Love Those Brussels Sprouts (really)


This odd duck was another discovery for me in the good taste and nutrition categories. So many people say “eew”, but that’s probably because they’ve been overcooked. If prepared correctly, these mini cabbages are savory and satisfying. And, like other veggies that can take the cold, Brussels are sweeter after the frost hits.

While the origins of Brussels sprouts are unknown, the first mention of them can be traced to the late 16th century. They are thought to be native to Belgium, specifically to a region near its capital, Brussels, after which they are named. They remained a local crop in this area until their use spread across Europe during World War I. Brussels sprouts are now cultivated throughout Europe and the United States. In the U.S., almost all Brussels sprouts are grown in California.

In our region it’s best to transplant in early summer to midsummer at least 90 to 100 days before the first frost date. For summer harvest, you must plant transplants of an early, heat-resistant variety in very early spring, but sprouts maturing in hot weather or under dry conditions are more likely to be bitter.

Commercial gardeners remove the leaves to accelerate harvest, but you don’t need to do this in your home garden. Some believe that the sprouts develop better if the lowermost six to eight leaves are removed from the sides of the stalk as the sprouts develop. Two or three additional leaves can be removed each week, but several of the largest, healthiest, fully expanded upper leaves should always be left intact on top to continue feeding the plant. I just remove the ones that look done and leave the rest. Some plants got so top-heavy one year that I had to stake them as I did the tomatoes earlier in the season.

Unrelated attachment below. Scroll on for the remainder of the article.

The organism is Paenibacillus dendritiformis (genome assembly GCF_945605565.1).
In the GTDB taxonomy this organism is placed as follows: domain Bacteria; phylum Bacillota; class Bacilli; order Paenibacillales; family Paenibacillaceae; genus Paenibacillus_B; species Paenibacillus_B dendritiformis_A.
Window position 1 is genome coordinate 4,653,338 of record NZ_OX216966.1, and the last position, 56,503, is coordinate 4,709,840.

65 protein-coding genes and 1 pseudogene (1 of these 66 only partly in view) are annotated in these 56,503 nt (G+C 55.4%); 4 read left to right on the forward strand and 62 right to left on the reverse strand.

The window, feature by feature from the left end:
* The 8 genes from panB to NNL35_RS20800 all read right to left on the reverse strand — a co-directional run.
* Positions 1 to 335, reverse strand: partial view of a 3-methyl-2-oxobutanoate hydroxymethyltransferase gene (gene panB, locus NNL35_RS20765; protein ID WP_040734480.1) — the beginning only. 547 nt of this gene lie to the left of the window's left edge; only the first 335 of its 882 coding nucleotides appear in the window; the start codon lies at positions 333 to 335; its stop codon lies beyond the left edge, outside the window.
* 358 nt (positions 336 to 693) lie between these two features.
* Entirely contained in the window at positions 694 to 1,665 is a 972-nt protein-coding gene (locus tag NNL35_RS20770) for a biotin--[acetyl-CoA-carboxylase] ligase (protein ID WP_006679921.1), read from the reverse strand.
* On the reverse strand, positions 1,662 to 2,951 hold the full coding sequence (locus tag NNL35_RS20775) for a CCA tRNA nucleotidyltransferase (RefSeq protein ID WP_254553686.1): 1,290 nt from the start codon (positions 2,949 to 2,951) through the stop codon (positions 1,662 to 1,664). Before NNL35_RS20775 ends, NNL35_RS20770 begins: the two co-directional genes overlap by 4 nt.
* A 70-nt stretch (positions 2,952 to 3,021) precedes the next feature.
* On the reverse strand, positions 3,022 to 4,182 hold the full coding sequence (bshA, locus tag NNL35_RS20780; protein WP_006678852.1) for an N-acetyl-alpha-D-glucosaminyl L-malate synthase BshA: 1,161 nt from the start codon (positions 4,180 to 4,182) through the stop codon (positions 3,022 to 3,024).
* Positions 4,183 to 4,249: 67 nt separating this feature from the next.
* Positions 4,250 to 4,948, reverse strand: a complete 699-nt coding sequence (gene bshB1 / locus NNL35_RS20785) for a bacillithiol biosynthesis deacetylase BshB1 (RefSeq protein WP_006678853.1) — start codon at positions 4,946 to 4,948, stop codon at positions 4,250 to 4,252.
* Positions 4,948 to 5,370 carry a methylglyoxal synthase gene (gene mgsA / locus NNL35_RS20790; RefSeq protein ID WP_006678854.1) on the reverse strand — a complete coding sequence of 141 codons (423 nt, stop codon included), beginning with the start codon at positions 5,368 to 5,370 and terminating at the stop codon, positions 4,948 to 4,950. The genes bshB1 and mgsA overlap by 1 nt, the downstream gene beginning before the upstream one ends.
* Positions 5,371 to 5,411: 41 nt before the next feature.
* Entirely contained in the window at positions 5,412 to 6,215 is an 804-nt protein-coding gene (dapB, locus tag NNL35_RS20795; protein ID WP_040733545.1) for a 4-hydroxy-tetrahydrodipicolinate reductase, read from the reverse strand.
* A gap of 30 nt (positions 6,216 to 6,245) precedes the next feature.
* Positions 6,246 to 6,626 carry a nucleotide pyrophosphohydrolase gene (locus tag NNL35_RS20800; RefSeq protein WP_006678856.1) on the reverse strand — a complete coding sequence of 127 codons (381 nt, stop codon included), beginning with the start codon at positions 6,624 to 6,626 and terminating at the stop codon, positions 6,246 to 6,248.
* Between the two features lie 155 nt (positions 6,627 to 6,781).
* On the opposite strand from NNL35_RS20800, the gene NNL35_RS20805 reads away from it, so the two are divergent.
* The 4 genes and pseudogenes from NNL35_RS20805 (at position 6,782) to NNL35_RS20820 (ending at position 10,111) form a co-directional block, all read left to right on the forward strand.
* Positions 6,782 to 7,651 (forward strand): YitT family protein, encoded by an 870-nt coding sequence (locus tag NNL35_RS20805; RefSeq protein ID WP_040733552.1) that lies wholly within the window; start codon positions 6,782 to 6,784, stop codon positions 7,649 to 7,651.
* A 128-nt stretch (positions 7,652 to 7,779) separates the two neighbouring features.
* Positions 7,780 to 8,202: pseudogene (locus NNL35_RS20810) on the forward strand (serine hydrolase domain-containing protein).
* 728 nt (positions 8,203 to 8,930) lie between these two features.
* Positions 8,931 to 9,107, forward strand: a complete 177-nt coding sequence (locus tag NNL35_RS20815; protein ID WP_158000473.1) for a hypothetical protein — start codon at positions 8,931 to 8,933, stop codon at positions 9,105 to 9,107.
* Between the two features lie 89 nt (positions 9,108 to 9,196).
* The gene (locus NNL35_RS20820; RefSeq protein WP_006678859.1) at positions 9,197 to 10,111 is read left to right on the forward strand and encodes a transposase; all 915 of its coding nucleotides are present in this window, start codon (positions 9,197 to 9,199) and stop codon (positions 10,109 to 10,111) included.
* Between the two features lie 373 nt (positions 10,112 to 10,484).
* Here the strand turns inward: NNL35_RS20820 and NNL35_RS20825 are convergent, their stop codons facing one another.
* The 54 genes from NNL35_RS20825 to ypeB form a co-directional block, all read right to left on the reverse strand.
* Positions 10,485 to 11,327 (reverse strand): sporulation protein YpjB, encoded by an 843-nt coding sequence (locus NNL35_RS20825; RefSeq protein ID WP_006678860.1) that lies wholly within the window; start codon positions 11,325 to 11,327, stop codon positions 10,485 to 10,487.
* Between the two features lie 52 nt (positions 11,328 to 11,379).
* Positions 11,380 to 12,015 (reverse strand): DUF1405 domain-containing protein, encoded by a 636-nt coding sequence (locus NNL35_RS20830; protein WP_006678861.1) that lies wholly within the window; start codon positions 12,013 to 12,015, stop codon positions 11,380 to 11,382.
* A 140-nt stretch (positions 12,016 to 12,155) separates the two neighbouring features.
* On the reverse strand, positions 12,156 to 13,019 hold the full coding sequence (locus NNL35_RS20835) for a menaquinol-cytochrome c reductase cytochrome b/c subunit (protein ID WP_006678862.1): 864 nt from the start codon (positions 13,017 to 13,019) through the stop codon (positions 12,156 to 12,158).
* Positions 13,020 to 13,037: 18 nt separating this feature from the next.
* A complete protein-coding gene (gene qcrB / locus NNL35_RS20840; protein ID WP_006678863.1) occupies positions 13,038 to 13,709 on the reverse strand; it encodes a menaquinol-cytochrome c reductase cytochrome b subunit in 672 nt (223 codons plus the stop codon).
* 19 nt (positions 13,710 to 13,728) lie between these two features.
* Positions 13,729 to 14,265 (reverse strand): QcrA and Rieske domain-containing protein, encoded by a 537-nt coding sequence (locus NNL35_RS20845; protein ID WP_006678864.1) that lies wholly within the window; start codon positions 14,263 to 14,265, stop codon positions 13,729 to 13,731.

Brussels sprouts are grown much like the related cabbage and broccoli. Nitrogen fertilizer and water during the heat of summer are very important, as is insect control. The most common problems are aphids, cabbage worms and diseases (e.g., downy mildew, black leg fungus and black rot bacteria). Some ideas for natural pest control:

1. Grow flowering plants nearby that attract and harbor beneficial insects. These 'good' insects prey on many common garden insect pests. 2. Homemade spray remedies have been used with good results to control harmful insects. They usually involve noxious (but non-toxic) ingredients such as garlic, cayenne, stinging nettles or horsetail which are diluted in water and blended to be sprayed on the plants. Some simple formulas include: (1) for Soft-bodied insects (mites, aphids, mealybugs): Mix one tablespoon canola oil and a few drops of Ivory soap into a quart of water. Shake well and pour into a spray bottle. Spray plant from above down, and from below up to get the underside of the leaves. The oil smothers the insects. Neem Oil, which comes from the neem tree, a renewable resource from India. It is organic and can be used to kill or repel many of the pests that attack Brussels sprouts (and other crops). It’s also good for houseplants, bedding and potted plants, trees and shrubs, lawns, yards and landscapes. (2) for mites and other insects: Mix two tablespoons of hot pepper sauce or cayenne pepper with a few drops of Ivory soap into a quart of water. Let stand overnight, then stir and pour into a spray bottle and apply as above. Shake container frequently during application. (3) for fungal diseases: Mix two tablespoons of baking soda into a quart of water. Pour into a spray container and spray affected areas. Repeat this process every few days until problem ceases. (4) for insects and fungal diseases: Combine one tablespoon of cooking oil, two tablespoons of baking soda and a few drops of Ivory soap into a quart of water. Pour into a spray container and apply as above. Remember, though that sprays which kill harmful insects will also kill beneficial insects. Use these homemade remedies selectively, only spraying the infected plants. Apply them early in the morning or just before dark. Re-apply after a rain.